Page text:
“In the beginning these people [da saúde] suffered at our hand, because we were angry, I was upset. We understood that Patricia, as an employee of the city hall, was not welcome.”

But Silva reports the transformation in the relationship. “Even when we were aloof, she remained by our side, as well as other team professionals, who always treated us with great affection”, says the retired military, president of AVTSM between 2015 and 2019.

He admits that it took him three years to trust Patricia. “She understood our revolt and gave up everything to take care of us. When we get to know her better, we relax. Today, she is my comrade, my friend, she is Paty. She is everything to me and my family”, says Silva, who recently moved from Santa Maria to Santa Catarina.

Patrícia also followed the judicial process from the beginning to the ten days of the trial. “We took our psychological support, but also blood pressure gauges and oximeters, because there were anxiety attacks and a lot of tears.”

For the psychoanalyst Volnei Dasoler, who until last year was the coordinator of the Santa Maria Acolhe program, which assists victims of the Kiss nightclub, Patrícia’s work was extraordinary.

“She is the emblematic figure in psychosocial care. She has worked since the beginning of Acolhe and has accompanied families over the years.”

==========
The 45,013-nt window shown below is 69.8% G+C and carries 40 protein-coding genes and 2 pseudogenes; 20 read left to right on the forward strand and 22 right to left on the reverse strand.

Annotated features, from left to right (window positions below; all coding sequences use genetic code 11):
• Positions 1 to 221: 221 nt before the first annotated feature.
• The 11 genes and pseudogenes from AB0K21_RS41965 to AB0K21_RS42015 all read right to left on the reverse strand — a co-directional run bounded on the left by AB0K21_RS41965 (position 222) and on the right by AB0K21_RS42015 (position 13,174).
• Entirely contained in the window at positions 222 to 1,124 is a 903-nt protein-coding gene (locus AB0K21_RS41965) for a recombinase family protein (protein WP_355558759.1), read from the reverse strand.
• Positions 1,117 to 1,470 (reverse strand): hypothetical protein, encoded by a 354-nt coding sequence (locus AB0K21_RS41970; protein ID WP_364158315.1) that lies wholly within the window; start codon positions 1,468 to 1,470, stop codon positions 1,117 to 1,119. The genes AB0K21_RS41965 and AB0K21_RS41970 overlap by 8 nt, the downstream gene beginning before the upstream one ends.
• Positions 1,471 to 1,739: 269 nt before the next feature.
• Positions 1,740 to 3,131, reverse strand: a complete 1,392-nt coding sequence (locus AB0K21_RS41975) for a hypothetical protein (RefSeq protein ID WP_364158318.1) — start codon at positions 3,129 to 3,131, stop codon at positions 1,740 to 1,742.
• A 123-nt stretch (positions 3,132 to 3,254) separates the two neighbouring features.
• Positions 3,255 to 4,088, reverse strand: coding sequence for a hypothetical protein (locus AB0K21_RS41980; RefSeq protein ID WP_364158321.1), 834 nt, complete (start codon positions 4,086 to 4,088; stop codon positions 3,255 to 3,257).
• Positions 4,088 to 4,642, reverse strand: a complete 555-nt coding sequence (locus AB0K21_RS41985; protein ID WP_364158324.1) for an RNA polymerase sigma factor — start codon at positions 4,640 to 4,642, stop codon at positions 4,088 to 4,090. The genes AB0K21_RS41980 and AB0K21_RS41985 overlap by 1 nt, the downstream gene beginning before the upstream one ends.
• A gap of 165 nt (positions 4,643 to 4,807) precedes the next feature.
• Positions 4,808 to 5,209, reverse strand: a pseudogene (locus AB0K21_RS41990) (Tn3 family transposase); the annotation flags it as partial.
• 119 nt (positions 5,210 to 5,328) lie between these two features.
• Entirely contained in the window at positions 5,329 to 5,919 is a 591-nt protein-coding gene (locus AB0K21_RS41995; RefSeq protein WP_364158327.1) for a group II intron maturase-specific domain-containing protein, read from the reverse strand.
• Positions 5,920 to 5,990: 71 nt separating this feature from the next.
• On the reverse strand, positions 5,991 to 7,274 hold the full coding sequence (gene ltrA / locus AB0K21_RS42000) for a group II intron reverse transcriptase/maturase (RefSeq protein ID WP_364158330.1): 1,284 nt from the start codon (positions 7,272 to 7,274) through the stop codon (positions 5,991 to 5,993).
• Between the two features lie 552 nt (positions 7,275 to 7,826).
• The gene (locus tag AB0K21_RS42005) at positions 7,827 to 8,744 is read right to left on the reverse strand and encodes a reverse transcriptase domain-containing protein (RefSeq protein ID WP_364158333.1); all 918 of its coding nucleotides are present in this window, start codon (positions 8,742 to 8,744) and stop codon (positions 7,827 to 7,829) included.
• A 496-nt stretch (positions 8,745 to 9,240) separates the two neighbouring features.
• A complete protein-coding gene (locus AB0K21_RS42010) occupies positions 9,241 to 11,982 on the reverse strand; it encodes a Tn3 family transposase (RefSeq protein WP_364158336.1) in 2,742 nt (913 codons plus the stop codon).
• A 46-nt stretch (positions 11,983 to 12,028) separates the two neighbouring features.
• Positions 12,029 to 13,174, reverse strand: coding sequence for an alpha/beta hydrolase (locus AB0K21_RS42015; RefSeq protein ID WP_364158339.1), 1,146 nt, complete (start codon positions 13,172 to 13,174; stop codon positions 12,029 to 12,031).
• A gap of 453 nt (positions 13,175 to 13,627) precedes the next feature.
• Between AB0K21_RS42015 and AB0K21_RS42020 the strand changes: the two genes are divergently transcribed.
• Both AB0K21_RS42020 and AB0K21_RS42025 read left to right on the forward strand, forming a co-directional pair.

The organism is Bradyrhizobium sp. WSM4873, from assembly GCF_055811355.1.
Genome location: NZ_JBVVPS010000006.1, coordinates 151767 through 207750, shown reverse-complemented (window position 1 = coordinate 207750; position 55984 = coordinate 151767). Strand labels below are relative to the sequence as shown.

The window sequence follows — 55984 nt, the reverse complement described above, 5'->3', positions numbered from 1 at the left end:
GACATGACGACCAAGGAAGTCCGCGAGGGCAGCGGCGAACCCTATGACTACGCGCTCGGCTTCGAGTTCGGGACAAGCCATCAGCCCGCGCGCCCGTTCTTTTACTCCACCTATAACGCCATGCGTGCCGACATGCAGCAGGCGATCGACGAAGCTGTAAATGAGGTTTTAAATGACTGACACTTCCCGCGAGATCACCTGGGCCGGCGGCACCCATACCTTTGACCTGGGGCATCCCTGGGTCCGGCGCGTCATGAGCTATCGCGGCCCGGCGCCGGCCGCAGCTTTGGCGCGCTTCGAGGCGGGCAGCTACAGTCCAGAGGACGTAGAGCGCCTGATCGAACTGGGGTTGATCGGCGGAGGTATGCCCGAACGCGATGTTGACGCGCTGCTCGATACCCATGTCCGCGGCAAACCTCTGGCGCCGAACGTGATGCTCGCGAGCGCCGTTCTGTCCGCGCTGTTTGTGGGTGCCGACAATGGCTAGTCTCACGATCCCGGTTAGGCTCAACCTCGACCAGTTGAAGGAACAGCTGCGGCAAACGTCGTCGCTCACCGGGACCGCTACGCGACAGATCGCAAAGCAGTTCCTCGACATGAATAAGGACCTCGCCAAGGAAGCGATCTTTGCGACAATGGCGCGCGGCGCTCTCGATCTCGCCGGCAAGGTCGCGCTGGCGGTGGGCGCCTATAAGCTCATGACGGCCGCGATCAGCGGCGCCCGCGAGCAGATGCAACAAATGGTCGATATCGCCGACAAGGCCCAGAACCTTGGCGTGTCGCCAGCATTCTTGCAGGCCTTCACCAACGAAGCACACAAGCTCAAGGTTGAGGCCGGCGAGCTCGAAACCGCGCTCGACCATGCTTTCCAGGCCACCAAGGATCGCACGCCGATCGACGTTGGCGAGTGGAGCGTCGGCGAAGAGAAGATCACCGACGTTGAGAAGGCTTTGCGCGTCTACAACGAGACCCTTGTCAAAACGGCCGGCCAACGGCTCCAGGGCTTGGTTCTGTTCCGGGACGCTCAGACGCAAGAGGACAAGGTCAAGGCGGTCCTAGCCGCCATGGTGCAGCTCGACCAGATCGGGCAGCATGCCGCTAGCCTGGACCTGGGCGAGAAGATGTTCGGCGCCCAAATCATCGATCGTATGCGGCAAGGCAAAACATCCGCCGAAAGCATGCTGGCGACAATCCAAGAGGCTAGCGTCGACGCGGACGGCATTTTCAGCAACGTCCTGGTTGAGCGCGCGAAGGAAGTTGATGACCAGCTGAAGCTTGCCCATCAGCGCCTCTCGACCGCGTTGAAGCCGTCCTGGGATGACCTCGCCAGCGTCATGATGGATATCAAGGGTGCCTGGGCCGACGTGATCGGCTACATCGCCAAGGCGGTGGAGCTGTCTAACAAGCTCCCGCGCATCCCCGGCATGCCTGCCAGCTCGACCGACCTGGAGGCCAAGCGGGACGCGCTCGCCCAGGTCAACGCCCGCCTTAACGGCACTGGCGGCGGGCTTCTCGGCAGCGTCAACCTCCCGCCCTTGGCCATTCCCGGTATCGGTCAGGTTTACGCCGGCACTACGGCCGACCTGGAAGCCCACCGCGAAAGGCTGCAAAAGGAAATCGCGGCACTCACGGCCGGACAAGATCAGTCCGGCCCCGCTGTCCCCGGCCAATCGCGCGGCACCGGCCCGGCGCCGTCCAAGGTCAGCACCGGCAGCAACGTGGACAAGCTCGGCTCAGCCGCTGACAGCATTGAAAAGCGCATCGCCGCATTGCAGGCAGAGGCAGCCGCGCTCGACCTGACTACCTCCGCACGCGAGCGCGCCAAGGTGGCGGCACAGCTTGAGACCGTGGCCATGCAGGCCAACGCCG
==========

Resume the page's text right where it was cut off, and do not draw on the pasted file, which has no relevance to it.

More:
Improvisation became a SUS service

A work that started improvised in the face of the great catastrophe in the interior of Rio Grande do Sul became an exclusive reception for the families of the victims and the 636 survivors. After six months, it became an integrated service to the SUS.

The Acolhe Santa Maria program was born there, which began to care for patients with major traumas unrelated to the fire. “Kiss was a disaster of high proportions. Santa Maria was not structured to receive the consequences of this type of event. Numerous actions were created”, says Dassoler.

The psychoanalyst explains that the service with volunteers took place in the two months with the supervision of the city hall. But from then on, according to him, it was noticed that there was an impact on the city and the conclusion was reached that the service should be maintained.

He noticed the movement of people who had their private dramas not accepted by the health network. “They were going through acute suffering and their cases were not the CAPs profile. This type of assistance was lacking.

The psychoanalyst says that an emergency contract was made and Acolhe Saúde, currently Santa Maria Acolhe, was created. “It was a program built between the municipality and the association of parents and victims.”

Acolhe became a reference in other tragedies, such as the Chapecoense plane crash, which killed 71 in 2016. “We stayed in the city for five days supporting the team that cared for family members”, says Patrícia, who was part of the team with Dassoler.

Acolhe also provided remote support to professionals who treated victims of the dam failure in Mariana (MG) in 2015, which left 18 dead and one missing.

In 2014, Patrícia, the team and some family members from Kiss were in Buenos Aires, Argentina, on the tenth anniversary of the fire at the República Cromagnon nightclub, which left 194 dead, a disaster that began in a similar way to that of Santa Maria, when musicians set off fireworks.